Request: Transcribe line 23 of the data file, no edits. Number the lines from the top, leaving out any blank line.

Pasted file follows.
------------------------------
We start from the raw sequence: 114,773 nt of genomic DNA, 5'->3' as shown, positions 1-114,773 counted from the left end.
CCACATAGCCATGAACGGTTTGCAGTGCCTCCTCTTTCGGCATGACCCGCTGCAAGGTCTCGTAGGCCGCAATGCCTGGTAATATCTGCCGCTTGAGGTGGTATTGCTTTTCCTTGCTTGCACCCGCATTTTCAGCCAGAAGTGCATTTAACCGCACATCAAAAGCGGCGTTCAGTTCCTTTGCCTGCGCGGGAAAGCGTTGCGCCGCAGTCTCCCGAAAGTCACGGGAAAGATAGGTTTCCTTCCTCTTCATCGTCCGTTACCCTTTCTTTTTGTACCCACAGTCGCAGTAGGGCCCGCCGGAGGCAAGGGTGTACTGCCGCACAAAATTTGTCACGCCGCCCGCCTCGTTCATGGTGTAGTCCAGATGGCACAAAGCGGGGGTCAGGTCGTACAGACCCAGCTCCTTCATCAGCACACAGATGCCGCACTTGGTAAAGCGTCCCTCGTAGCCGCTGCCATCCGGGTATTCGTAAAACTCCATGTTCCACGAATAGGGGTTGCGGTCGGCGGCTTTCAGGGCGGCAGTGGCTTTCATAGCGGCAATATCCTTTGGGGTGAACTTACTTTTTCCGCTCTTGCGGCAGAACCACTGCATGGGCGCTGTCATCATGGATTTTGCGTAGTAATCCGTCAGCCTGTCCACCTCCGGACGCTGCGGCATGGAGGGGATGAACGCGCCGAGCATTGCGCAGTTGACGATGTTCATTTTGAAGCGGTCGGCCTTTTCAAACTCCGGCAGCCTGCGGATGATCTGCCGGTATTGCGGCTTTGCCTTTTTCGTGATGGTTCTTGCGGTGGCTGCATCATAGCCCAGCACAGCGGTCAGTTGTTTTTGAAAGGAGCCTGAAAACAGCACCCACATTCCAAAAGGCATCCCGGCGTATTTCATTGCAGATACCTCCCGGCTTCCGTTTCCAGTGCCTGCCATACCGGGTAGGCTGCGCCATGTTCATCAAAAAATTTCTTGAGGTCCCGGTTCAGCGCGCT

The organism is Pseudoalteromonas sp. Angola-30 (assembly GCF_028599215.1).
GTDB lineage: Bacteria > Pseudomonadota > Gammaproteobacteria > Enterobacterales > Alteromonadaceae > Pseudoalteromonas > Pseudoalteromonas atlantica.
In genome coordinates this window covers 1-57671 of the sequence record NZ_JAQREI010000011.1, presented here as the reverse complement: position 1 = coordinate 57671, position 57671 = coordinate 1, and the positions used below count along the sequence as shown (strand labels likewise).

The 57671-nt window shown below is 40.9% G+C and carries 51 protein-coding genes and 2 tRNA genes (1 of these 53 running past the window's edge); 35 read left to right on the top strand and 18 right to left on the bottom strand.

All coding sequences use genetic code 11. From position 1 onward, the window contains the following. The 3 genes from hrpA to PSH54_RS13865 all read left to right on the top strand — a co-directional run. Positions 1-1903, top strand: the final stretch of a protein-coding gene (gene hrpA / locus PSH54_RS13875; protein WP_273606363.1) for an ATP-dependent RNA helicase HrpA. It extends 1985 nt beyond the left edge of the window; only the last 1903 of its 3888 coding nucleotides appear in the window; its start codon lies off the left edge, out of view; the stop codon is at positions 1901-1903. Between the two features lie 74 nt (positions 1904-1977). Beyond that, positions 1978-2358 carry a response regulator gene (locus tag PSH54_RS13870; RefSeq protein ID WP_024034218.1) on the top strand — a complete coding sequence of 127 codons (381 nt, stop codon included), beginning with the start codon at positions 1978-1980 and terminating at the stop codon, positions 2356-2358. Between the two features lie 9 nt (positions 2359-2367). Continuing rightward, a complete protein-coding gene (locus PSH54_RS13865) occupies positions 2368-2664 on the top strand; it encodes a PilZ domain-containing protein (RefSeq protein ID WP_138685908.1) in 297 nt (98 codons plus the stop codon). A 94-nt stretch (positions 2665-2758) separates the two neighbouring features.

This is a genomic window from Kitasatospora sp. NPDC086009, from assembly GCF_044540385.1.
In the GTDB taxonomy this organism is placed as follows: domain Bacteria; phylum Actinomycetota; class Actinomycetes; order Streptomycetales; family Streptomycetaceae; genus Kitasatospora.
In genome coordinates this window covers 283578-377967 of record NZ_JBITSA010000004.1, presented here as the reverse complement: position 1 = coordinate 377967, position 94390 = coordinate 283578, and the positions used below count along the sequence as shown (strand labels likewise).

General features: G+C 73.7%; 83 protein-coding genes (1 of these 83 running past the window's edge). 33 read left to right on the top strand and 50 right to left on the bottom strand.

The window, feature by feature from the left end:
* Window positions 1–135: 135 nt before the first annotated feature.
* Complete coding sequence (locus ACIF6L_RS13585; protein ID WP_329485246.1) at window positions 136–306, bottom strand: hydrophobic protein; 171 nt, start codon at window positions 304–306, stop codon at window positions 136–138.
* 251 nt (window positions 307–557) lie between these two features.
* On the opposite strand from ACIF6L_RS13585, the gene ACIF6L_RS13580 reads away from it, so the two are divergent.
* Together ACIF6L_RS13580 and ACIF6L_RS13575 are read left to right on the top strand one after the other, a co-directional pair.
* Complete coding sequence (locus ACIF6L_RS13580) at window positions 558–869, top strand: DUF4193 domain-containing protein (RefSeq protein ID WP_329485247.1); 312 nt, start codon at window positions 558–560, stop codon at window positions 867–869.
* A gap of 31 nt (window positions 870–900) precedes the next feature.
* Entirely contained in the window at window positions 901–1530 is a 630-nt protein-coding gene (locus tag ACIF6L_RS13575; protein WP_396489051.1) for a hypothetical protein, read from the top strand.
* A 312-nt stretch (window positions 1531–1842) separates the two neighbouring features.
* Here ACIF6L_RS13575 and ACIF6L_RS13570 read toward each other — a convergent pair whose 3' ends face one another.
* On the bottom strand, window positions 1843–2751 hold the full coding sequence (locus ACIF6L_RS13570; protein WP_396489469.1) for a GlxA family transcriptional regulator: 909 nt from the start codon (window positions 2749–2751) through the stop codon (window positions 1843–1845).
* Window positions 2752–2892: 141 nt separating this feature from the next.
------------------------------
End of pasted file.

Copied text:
* On the bottom strand, window positions 1843–2751 hold the full coding sequence (locus ACIF6L_RS13570; protein WP_396489469.1) for a GlxA family transcriptional regulator: 909 nt from the start codon (window positions 2749–2751) through the stop codon (window positions 1843–1845).